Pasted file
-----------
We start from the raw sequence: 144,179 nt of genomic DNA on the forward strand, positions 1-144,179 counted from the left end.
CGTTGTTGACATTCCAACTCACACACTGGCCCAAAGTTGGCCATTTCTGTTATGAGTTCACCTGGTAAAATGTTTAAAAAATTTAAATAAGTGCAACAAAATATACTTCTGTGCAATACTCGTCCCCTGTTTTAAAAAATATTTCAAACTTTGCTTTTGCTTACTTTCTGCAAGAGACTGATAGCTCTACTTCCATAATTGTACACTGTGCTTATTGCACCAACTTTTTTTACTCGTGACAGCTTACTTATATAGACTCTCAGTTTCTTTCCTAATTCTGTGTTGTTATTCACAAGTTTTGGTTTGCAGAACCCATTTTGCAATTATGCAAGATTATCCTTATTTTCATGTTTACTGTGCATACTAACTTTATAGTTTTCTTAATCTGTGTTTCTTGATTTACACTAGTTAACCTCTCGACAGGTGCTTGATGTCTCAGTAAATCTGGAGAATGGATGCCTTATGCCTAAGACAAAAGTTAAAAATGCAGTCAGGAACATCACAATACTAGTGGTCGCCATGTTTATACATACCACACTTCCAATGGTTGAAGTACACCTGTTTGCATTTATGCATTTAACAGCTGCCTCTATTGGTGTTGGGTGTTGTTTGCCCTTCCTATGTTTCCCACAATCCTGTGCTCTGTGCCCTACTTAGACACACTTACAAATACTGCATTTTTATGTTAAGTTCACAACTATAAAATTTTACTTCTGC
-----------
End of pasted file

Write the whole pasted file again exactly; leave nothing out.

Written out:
We start from the raw sequence: 144,179 nt of genomic DNA on the forward strand, positions 1-144,179 counted from the left end.
CGTTGTTGACATTCCAACTCACACACTGGCCCAAAGTTGGCCATTTCTGTTATGAGTTCACCTGGTAAAATGTTTAAAAAATTTAAATAAGTGCAACAAAATATACTTCTGTGCAATACTCGTCCCCTGTTTTAAAAAATATTTCAAACTTTGCTTTTGCTTACTTTCTGCAAGAGACTGATAGCTCTACTTCCATAATTGTACACTGTGCTTATTGCACCAACTTTTTTTACTCGTGACAGCTTACTTATATAGACTCTCAGTTTCTTTCCTAATTCTGTGTTGTTATTCACAAGTTTTGGTTTGCAGAACCCATTTTGCAATTATGCAAGATTATCCTTATTTTCATGTTTACTGTGCATACTAACTTTATAGTTTTCTTAATCTGTGTTTCTTGATTTACACTAGTTAACCTCTCGACAGGTGCTTGATGTCTCAGTAAATCTGGAGAATGGATGCCTTATGCCTAAGACAAAAGTTAAAAATGCAGTCAGGAACATCACAATACTAGTGGTCGCCATGTTTATACATACCACACTTCCAATGGTTGAAGTACACCTGTTTGCATTTATGCATTTAACAGCTGCCTCTATTGGTGTTGGGTGTTGTTTGCCCTTCCTATGTTTCCCACAATCCTGTGCTCTGTGCCCTACTTAGACACACTTACAAATACTGCATTTTTATGTTAAGTTCACAACTATAAAATTTTACTTCTGC